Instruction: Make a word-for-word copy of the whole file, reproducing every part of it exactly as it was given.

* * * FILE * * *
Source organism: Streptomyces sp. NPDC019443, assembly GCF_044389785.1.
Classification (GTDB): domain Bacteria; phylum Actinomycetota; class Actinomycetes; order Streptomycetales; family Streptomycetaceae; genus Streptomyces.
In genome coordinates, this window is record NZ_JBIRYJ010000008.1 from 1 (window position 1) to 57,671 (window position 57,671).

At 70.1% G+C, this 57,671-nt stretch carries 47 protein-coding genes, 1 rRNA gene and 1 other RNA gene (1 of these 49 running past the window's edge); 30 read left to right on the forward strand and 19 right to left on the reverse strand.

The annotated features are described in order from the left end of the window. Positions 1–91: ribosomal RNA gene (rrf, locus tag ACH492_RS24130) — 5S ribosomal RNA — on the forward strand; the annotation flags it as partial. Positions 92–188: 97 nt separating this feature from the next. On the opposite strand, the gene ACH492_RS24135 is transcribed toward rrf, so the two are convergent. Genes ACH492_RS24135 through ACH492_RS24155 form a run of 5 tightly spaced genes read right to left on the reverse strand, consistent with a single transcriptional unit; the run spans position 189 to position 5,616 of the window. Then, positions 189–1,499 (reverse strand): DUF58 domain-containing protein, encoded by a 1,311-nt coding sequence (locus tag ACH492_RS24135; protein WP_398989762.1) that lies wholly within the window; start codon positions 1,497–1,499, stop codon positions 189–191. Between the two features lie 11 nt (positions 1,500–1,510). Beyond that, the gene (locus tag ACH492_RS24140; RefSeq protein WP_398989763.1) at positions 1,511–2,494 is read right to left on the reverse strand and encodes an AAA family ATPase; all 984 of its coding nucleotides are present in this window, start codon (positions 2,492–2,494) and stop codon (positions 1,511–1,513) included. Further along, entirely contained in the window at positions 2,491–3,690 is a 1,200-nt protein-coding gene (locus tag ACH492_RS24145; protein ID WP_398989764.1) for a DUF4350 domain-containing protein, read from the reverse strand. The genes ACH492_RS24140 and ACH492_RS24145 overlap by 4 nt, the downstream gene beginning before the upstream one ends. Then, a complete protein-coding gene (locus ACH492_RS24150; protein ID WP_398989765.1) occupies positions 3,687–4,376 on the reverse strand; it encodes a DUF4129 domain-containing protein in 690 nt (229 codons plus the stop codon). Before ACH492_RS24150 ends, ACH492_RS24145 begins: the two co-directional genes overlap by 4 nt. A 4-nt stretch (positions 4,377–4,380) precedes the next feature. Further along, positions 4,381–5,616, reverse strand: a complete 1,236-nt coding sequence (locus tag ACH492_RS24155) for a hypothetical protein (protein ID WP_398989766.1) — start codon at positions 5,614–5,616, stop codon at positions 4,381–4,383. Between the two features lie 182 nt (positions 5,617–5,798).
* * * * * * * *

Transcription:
Source organism: Streptomyces sp. NPDC019443, assembly GCF_044389785.1.
Classification (GTDB): domain Bacteria; phylum Actinomycetota; class Actinomycetes; order Streptomycetales; family Streptomycetaceae; genus Streptomyces.
In genome coordinates, this window is record NZ_JBIRYJ010000008.1 from 1 (window position 1) to 57,671 (window position 57,671).

At 70.1% G+C, this 57,671-nt stretch carries 47 protein-coding genes, 1 rRNA gene and 1 other RNA gene (1 of these 49 running past the window's edge); 30 read left to right on the forward strand and 19 right to left on the reverse strand.

The annotated features are described in order from the left end of the window. Positions 1–91: ribosomal RNA gene (rrf, locus tag ACH492_RS24130) — 5S ribosomal RNA — on the forward strand; the annotation flags it as partial. Positions 92–188: 97 nt separating this feature from the next. On the opposite strand, the gene ACH492_RS24135 is transcribed toward rrf, so the two are convergent. Genes ACH492_RS24135 through ACH492_RS24155 form a run of 5 tightly spaced genes read right to left on the reverse strand, consistent with a single transcriptional unit; the run spans position 189 to position 5,616 of the window. Then, positions 189–1,499 (reverse strand): DUF58 domain-containing protein, encoded by a 1,311-nt coding sequence (locus tag ACH492_RS24135; protein WP_398989762.1) that lies wholly within the window; start codon positions 1,497–1,499, stop codon positions 189–191. Between the two features lie 11 nt (positions 1,500–1,510). Beyond that, the gene (locus tag ACH492_RS24140; RefSeq protein WP_398989763.1) at positions 1,511–2,494 is read right to left on the reverse strand and encodes an AAA family ATPase; all 984 of its coding nucleotides are present in this window, start codon (positions 2,492–2,494) and stop codon (positions 1,511–1,513) included. Further along, entirely contained in the window at positions 2,491–3,690 is a 1,200-nt protein-coding gene (locus tag ACH492_RS24145; protein ID WP_398989764.1) for a DUF4350 domain-containing protein, read from the reverse strand. The genes ACH492_RS24140 and ACH492_RS24145 overlap by 4 nt, the downstream gene beginning before the upstream one ends. Then, a complete protein-coding gene (locus ACH492_RS24150; protein ID WP_398989765.1) occupies positions 3,687–4,376 on the reverse strand; it encodes a DUF4129 domain-containing protein in 690 nt (229 codons plus the stop codon). Before ACH492_RS24150 ends, ACH492_RS24145 begins: the two co-directional genes overlap by 4 nt. A 4-nt stretch (positions 4,377–4,380) precedes the next feature. Further along, positions 4,381–5,616, reverse strand: a complete 1,236-nt coding sequence (locus tag ACH492_RS24155) for a hypothetical protein (protein ID WP_398989766.1) — start codon at positions 5,614–5,616, stop codon at positions 4,381–4,383. Between the two features lie 182 nt (positions 5,617–5,798).